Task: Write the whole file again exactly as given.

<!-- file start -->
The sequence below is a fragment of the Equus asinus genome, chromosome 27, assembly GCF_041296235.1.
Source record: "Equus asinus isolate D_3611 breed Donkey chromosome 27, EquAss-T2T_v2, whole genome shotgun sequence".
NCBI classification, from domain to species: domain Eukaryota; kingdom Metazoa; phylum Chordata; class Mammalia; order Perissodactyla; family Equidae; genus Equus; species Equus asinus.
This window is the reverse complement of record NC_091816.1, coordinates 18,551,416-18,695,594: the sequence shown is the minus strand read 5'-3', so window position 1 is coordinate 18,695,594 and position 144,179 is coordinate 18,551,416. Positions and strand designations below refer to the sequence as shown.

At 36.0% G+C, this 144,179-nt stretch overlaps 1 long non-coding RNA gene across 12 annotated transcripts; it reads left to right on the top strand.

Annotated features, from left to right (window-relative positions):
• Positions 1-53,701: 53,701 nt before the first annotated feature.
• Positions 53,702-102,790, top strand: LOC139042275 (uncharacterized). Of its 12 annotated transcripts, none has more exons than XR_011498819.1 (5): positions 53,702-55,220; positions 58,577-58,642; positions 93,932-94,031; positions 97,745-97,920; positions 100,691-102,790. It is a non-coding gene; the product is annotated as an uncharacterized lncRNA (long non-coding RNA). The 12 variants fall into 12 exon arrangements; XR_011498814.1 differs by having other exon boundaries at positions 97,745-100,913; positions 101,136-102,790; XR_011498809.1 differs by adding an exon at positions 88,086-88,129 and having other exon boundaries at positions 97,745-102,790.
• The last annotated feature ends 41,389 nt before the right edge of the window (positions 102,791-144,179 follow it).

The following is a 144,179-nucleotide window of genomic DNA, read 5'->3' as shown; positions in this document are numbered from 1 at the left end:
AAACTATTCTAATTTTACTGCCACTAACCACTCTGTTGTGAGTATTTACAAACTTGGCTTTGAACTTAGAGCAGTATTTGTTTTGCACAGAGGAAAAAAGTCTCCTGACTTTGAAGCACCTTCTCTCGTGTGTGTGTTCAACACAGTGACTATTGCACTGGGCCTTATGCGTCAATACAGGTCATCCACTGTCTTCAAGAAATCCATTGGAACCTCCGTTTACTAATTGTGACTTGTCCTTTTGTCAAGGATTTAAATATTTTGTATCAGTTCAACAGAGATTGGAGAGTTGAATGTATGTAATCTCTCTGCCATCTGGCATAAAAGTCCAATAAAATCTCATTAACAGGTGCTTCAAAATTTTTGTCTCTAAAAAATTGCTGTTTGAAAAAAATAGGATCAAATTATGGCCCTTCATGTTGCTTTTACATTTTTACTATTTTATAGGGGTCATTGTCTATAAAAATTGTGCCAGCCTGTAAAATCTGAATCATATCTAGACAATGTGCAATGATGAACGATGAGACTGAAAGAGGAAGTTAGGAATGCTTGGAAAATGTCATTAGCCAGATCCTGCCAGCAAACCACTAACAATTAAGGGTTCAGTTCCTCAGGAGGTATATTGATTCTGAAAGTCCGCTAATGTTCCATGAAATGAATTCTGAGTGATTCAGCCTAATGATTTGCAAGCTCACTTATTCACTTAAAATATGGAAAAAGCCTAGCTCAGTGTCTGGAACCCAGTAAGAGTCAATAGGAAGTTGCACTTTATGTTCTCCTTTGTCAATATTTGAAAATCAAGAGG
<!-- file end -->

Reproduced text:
The sequence below is a fragment of the Equus asinus genome, chromosome 27, assembly GCF_041296235.1.
Source record: "Equus asinus isolate D_3611 breed Donkey chromosome 27, EquAss-T2T_v2, whole genome shotgun sequence".
NCBI classification, from domain to species: domain Eukaryota; kingdom Metazoa; phylum Chordata; class Mammalia; order Perissodactyla; family Equidae; genus Equus; species Equus asinus.
This window is the reverse complement of record NC_091816.1, coordinates 18,551,416-18,695,594: the sequence shown is the minus strand read 5'-3', so window position 1 is coordinate 18,695,594 and position 144,179 is coordinate 18,551,416. Positions and strand designations below refer to the sequence as shown.

At 36.0% G+C, this 144,179-nt stretch overlaps 1 long non-coding RNA gene across 12 annotated transcripts; it reads left to right on the top strand.

Annotated features, from left to right (window-relative positions):
• Positions 1-53,701: 53,701 nt before the first annotated feature.
• Positions 53,702-102,790, top strand: LOC139042275 (uncharacterized). Of its 12 annotated transcripts, none has more exons than XR_011498819.1 (5): positions 53,702-55,220; positions 58,577-58,642; positions 93,932-94,031; positions 97,745-97,920; positions 100,691-102,790. It is a non-coding gene; the product is annotated as an uncharacterized lncRNA (long non-coding RNA). The 12 variants fall into 12 exon arrangements; XR_011498814.1 differs by having other exon boundaries at positions 97,745-100,913; positions 101,136-102,790; XR_011498809.1 differs by adding an exon at positions 88,086-88,129 and having other exon boundaries at positions 97,745-102,790.
• The last annotated feature ends 41,389 nt before the right edge of the window (positions 102,791-144,179 follow it).

The following is a 144,179-nucleotide window of genomic DNA, read 5'->3' as shown; positions in this document are numbered from 1 at the left end:
AAACTATTCTAATTTTACTGCCACTAACCACTCTGTTGTGAGTATTTACAAACTTGGCTTTGAACTTAGAGCAGTATTTGTTTTGCACAGAGGAAAAAAGTCTCCTGACTTTGAAGCACCTTCTCTCGTGTGTGTGTTCAACACAGTGACTATTGCACTGGGCCTTATGCGTCAATACAGGTCATCCACTGTCTTCAAGAAATCCATTGGAACCTCCGTTTACTAATTGTGACTTGTCCTTTTGTCAAGGATTTAAATATTTTGTATCAGTTCAACAGAGATTGGAGAGTTGAATGTATGTAATCTCTCTGCCATCTGGCATAAAAGTCCAATAAAATCTCATTAACAGGTGCTTCAAAATTTTTGTCTCTAAAAAATTGCTGTTTGAAAAAAATAGGATCAAATTATGGCCCTTCATGTTGCTTTTACATTTTTACTATTTTATAGGGGTCATTGTCTATAAAAATTGTGCCAGCCTGTAAAATCTGAATCATATCTAGACAATGTGCAATGATGAACGATGAGACTGAAAGAGGAAGTTAGGAATGCTTGGAAAATGTCATTAGCCAGATCCTGCCAGCAAACCACTAACAATTAAGGGTTCAGTTCCTCAGGAGGTATATTGATTCTGAAAGTCCGCTAATGTTCCATGAAATGAATTCTGAGTGATTCAGCCTAATGATTTGCAAGCTCACTTATTCACTTAAAATATGGAAAAAGCCTAGCTCAGTGTCTGGAACCCAGTAAGAGTCAATAGGAAGTTGCACTTTATGTTCTCCTTTGTCAATATTTGAAAATCAAGAGG